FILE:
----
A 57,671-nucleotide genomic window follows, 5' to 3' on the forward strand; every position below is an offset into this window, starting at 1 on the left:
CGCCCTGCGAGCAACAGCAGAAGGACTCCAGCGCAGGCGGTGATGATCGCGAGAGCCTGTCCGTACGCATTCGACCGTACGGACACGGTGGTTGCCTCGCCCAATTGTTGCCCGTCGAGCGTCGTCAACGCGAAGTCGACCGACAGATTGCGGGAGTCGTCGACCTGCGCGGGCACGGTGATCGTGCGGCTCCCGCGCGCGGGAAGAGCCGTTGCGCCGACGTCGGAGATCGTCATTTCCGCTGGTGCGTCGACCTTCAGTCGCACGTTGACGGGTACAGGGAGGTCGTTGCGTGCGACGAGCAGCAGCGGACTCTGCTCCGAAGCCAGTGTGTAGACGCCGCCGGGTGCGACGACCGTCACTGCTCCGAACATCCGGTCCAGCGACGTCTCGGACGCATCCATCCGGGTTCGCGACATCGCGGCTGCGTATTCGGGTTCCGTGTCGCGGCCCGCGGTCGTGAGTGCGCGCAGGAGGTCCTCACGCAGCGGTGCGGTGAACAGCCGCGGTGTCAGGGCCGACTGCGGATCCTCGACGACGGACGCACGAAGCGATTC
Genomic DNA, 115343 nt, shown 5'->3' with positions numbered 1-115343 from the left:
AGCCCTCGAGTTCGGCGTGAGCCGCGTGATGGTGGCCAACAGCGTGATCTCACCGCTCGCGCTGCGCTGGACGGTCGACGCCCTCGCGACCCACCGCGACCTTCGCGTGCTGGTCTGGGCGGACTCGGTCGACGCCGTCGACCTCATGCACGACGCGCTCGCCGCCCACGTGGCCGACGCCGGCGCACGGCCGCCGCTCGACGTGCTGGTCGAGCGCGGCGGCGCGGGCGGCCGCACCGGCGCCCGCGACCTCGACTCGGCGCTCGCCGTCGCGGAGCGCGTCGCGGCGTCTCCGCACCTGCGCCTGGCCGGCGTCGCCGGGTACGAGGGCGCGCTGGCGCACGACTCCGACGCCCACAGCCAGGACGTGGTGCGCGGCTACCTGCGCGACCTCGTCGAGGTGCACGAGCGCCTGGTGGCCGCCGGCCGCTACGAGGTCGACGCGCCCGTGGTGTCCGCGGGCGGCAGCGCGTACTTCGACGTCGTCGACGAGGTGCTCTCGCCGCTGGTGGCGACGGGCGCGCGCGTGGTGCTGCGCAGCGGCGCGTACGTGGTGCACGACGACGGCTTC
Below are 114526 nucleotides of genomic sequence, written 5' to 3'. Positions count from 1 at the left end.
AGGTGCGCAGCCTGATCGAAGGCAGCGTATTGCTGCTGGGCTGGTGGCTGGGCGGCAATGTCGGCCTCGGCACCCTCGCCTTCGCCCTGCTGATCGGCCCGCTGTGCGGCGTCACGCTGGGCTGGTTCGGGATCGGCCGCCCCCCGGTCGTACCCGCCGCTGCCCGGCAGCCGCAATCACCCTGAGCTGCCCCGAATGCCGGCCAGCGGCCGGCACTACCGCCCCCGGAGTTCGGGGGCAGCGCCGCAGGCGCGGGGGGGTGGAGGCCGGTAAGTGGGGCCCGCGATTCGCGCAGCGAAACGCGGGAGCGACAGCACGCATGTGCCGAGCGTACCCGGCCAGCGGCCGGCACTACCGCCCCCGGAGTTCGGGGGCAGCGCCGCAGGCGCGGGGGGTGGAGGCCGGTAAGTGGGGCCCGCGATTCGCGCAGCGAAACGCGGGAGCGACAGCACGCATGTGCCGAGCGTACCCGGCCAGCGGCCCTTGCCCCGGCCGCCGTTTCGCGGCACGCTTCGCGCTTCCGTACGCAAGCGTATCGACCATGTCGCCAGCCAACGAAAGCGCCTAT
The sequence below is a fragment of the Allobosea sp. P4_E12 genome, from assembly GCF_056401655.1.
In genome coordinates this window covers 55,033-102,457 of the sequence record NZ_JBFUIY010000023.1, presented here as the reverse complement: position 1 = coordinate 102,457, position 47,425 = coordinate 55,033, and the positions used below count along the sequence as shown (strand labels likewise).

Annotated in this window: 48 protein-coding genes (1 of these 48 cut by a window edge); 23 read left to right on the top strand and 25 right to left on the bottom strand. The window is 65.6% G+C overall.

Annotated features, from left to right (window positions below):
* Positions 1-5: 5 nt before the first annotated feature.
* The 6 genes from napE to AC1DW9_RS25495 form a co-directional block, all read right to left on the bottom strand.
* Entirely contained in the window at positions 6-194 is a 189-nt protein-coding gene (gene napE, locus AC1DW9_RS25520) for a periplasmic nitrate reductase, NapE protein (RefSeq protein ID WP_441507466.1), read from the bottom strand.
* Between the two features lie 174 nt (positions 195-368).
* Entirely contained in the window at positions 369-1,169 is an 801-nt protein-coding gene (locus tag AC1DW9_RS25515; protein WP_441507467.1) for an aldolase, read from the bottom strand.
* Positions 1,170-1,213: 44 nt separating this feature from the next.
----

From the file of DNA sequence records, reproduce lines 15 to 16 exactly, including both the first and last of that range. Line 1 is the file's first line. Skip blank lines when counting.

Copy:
* Entirely contained in the window at positions 369-1,169 is an 801-nt protein-coding gene (locus tag AC1DW9_RS25515; protein WP_441507467.1) for an aldolase, read from the bottom strand.
* Positions 1,170-1,213: 44 nt separating this feature from the next.